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Agreements for a Clearer Long-Term Care System
The Caring Choices initiative concludes that the UK needs a new system to pay for long-term care for older people, which combines a clear-cut entitlement to care and support with a sharing of costs between individuals and the state.
The Caring Choices initiative is a nine-month consultation initiative involving over 700 people with experience of the long term care system as users, carers, providers or researchers. It was run by a coalition of 15 organisations with an interest in the long-term care system. Born out of widespread and growing concern that the current system is unsustainable, it encouraged and facilitated debate across England and Scotland through a series of events and an interactive website.
Five areas of broad agreement emerged from the events and a survey completed by event participants and web visitors:
- The present system of funding long-term care is not fit for purpose. People receiving and providing care alike thought the system was unclear and unfair. In particular they disliked the ‘postcode lottery’ giving very different entitlements to people in different areas and the high degree of means-testing that seems to penalise people who have made provision for their old age.
- More money will be required to meet growing need. Between 2002 and 2026, the number of older people requiring care is likely to rise by 50 per cent, and costs per head will also rise. Unless the Government increases its own contribution, the extra costs will fall on care users. Already today, some people needing care are not getting the help they need, as local authorities short of cash focus only on those with the most critical conditions.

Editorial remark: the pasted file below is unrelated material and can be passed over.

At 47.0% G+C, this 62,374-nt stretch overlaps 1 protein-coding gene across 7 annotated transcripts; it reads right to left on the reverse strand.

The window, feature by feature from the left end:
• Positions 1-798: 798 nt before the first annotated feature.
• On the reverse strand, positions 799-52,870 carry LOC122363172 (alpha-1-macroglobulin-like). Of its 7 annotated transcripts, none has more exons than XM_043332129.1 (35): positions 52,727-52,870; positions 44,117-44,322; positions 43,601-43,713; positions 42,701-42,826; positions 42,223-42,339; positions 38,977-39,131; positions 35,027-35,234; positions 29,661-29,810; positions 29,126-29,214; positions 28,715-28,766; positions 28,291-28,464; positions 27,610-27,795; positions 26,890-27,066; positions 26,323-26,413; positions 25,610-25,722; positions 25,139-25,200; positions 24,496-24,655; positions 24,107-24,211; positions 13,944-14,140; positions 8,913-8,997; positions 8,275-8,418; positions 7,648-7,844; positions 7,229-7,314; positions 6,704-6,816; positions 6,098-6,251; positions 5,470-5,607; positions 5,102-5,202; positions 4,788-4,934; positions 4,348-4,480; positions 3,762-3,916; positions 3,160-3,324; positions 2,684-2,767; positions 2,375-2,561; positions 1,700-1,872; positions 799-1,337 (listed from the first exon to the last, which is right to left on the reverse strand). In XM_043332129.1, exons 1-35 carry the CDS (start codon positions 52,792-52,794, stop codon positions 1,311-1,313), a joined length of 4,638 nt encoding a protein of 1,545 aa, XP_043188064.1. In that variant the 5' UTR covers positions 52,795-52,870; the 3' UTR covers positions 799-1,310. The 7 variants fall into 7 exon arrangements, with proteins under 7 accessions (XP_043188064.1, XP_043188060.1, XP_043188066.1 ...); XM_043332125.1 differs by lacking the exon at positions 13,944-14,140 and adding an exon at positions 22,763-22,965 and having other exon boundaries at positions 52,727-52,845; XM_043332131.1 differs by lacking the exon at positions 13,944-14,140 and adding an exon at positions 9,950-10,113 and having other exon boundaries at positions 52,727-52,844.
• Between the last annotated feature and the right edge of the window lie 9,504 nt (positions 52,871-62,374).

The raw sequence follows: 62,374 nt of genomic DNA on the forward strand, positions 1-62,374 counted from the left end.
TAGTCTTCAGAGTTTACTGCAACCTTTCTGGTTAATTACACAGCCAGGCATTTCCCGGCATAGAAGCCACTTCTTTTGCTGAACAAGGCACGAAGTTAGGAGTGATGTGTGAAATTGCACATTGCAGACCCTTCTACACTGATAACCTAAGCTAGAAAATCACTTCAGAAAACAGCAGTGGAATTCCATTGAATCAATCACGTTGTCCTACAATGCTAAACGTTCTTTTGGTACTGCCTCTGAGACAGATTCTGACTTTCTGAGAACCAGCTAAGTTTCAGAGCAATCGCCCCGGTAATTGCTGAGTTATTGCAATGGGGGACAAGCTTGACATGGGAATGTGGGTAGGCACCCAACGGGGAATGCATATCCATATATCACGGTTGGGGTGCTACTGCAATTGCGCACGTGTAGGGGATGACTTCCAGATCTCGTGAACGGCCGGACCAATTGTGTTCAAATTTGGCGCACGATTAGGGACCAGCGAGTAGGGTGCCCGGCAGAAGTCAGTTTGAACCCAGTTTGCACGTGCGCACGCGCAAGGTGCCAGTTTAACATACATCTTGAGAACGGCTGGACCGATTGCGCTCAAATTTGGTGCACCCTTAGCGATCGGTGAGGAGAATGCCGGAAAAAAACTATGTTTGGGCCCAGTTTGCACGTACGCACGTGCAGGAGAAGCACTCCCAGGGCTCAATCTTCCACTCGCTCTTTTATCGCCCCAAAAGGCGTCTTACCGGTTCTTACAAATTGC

- There should be a universal element of long-term care funding. Nine in ten participants supported a system where everyone gets some contribution from the state. Many participants argued for a baseline entitlement available to everyone with care needs, regardless of their income and wealth.
- Funding of long-term care should be shared between the state and individuals. Only one in five participants believed that personal care should be funded 100% by the state. Most favoured a system of ‘co-payments’ whereby a care package is paid for mainly by the state but with a fixed percentage contribution from the user
- Better support for unpaid carers is crucial. There was strong resentment about the lack of support for unpaid family carers. Carers and care users emphasised that any effective settlement for long-term care funding needs to involve more generous funding of items such as respite care and Carer’s Allowance.
REHACARE.de; Source: Age Concern
- More about Age Concern at: www.ageconcern.org.uk